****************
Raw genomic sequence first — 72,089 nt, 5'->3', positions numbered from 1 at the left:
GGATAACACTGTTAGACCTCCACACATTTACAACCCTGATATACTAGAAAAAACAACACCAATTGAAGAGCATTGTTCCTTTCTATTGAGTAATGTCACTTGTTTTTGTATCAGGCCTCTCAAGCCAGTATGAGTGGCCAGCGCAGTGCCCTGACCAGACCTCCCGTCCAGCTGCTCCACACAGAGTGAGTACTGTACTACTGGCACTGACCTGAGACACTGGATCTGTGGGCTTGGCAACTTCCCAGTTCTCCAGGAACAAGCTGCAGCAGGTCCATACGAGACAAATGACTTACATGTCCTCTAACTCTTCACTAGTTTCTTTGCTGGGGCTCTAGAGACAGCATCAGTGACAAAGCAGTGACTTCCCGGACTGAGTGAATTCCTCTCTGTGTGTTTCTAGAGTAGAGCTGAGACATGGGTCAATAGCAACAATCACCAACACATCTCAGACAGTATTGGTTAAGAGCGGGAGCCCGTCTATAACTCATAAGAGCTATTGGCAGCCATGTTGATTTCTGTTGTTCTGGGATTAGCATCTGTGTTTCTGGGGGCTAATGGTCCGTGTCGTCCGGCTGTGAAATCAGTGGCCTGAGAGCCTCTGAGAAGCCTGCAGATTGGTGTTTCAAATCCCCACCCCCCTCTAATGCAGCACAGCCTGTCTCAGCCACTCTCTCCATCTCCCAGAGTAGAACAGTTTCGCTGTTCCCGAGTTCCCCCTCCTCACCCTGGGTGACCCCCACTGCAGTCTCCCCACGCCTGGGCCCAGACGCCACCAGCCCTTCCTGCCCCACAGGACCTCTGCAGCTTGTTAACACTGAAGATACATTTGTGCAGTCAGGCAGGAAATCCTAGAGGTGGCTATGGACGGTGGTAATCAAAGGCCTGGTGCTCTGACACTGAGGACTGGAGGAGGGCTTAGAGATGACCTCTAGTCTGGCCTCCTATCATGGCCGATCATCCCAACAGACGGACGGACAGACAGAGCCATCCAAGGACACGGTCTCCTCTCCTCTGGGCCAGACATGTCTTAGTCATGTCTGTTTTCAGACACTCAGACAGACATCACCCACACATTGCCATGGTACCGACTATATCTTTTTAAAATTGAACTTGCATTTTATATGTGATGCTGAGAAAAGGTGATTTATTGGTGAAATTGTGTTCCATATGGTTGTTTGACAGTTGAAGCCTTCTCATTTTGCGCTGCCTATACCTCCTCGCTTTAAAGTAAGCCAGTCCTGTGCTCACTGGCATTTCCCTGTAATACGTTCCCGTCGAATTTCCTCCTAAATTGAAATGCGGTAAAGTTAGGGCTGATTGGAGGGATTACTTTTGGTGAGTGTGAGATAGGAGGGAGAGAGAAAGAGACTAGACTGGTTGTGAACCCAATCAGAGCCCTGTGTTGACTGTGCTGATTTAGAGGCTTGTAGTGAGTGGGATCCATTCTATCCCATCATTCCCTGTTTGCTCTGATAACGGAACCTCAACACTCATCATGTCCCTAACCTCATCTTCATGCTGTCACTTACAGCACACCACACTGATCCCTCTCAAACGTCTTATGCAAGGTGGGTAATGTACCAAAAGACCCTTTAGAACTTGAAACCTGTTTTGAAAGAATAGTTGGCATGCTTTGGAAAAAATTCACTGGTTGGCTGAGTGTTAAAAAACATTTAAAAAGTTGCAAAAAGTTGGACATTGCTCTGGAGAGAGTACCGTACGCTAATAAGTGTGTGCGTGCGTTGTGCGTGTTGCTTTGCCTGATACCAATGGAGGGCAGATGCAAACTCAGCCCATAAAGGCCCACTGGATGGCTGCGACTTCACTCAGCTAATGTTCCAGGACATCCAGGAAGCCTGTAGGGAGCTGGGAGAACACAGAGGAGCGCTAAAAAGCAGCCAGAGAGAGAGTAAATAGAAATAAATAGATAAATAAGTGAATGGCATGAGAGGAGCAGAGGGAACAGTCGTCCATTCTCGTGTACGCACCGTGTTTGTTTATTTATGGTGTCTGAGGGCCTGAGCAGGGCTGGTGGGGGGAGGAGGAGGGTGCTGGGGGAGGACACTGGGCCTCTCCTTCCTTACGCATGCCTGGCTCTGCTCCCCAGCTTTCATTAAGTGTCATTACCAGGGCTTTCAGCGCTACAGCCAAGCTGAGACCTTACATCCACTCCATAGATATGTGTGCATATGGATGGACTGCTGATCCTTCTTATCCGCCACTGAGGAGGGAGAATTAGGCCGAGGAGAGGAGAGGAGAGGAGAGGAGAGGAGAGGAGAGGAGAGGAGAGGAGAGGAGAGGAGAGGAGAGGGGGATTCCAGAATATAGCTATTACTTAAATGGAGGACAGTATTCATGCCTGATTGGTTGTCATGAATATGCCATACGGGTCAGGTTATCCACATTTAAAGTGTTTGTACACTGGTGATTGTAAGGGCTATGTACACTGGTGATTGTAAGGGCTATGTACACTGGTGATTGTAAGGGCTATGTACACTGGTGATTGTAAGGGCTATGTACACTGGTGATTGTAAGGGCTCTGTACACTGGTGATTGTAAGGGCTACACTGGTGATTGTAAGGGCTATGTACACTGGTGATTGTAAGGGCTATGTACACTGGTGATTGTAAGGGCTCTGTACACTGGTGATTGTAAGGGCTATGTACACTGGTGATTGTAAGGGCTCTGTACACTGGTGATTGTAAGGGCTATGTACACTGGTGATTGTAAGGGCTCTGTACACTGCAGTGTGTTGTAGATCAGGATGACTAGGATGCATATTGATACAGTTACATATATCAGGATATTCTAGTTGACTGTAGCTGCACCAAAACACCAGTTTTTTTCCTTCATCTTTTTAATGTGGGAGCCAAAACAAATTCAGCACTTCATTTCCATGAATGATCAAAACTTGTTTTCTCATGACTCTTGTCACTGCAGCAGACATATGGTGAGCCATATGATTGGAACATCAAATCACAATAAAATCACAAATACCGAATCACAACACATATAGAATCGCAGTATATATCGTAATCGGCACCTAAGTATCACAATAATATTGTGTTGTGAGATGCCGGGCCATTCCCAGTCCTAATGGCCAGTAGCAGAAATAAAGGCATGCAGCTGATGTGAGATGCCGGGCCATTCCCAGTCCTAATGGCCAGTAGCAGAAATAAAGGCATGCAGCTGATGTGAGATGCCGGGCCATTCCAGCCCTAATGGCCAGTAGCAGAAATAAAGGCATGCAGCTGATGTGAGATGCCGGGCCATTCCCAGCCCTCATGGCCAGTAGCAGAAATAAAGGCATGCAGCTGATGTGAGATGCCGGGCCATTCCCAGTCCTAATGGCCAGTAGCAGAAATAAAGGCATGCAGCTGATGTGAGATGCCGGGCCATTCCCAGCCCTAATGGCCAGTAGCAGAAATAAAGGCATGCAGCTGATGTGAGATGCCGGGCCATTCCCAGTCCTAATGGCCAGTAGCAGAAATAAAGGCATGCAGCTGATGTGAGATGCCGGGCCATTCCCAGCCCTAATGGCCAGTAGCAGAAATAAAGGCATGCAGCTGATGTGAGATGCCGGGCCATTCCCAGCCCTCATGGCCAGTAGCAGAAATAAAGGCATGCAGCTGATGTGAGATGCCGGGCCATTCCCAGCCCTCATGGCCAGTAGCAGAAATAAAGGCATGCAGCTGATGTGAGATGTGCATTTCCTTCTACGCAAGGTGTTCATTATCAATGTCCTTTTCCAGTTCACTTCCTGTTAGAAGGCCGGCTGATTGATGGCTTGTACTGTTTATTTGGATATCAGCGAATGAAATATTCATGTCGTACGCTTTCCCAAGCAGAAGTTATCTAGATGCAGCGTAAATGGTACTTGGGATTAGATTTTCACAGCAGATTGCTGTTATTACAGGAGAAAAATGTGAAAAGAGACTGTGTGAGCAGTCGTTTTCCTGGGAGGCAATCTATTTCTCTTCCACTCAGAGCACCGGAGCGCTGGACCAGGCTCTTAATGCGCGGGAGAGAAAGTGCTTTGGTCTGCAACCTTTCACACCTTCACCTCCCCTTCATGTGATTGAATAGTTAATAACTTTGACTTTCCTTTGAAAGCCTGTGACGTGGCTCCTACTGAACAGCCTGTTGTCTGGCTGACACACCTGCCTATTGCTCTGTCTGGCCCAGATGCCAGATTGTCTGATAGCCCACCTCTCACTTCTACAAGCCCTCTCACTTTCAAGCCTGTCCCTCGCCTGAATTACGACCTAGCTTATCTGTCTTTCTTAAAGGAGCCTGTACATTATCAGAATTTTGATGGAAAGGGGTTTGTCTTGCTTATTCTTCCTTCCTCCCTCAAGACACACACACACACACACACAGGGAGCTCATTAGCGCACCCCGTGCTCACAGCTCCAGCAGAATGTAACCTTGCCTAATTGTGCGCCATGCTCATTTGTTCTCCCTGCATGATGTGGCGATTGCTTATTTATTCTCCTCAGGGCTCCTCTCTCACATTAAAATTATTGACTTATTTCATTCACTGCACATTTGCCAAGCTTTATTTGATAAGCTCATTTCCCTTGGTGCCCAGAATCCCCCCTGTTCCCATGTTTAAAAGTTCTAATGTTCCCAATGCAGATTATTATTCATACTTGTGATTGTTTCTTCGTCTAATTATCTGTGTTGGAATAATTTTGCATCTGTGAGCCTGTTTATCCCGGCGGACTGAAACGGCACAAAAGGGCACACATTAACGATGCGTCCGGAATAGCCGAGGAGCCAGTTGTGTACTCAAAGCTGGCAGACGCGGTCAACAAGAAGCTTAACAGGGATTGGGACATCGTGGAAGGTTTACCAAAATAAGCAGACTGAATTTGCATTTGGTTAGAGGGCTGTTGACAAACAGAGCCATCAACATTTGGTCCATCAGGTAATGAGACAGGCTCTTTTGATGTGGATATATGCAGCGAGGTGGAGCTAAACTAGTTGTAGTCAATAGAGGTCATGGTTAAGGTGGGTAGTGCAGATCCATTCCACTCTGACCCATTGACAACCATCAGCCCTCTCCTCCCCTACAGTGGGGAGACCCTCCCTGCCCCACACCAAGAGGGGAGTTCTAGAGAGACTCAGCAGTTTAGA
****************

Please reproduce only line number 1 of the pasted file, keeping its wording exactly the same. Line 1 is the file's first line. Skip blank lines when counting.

Raw genomic sequence first — 72,089 nt, 5'->3', positions numbered from 1 at the left: